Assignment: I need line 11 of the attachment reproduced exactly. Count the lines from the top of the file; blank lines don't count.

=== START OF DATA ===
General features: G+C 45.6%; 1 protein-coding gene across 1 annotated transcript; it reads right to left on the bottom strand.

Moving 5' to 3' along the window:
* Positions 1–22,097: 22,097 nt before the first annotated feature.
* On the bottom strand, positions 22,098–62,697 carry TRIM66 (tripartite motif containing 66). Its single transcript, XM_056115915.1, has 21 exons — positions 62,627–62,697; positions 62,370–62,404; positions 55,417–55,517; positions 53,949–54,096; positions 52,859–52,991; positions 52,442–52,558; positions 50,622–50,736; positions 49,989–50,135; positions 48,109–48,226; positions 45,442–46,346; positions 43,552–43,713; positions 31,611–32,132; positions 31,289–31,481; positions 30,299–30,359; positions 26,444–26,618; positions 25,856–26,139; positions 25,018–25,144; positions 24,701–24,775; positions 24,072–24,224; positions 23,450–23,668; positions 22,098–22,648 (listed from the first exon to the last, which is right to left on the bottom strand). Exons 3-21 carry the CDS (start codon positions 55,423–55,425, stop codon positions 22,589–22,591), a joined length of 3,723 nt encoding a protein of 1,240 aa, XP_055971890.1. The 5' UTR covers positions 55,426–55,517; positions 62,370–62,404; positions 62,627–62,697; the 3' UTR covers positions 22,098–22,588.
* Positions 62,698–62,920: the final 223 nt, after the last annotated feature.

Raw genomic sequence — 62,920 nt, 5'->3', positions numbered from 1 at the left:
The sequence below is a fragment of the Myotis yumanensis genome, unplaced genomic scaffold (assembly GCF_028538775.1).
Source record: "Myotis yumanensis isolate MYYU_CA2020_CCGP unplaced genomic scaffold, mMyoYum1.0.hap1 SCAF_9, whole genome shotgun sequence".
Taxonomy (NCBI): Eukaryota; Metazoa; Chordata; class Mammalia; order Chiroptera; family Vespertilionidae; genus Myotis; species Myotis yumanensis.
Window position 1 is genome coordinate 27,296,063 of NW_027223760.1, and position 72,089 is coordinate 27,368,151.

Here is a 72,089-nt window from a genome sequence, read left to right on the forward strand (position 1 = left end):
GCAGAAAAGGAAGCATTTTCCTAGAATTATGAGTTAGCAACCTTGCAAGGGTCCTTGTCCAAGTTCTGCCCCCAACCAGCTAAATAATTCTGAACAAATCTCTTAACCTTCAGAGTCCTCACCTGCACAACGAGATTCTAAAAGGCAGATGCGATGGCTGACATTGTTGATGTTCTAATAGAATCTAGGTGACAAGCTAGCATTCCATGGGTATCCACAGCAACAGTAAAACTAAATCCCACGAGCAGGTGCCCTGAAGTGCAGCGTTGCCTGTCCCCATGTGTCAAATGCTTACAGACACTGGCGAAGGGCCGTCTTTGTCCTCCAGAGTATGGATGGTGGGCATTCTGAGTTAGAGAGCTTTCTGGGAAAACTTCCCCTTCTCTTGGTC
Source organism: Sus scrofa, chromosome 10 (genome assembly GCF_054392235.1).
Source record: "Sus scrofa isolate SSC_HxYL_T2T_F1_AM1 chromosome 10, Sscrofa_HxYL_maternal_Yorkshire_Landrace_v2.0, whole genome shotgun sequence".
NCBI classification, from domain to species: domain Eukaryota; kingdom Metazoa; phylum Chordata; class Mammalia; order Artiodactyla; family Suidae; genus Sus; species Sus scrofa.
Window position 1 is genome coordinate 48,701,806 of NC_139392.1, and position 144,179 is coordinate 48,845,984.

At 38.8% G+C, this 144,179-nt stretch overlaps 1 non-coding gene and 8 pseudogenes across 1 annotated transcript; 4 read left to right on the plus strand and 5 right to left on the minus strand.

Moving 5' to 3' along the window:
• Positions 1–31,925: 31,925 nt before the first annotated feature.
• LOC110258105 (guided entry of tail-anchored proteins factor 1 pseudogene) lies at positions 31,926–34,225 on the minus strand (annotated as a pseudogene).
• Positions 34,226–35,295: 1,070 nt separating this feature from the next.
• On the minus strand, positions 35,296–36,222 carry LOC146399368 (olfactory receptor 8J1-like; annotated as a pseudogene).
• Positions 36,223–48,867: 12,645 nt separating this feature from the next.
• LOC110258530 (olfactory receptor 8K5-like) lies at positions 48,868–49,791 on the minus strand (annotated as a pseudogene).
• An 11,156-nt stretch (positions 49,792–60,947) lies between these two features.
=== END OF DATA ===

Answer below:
Here is a 72,089-nt window from a genome sequence, read left to right on the forward strand (position 1 = left end):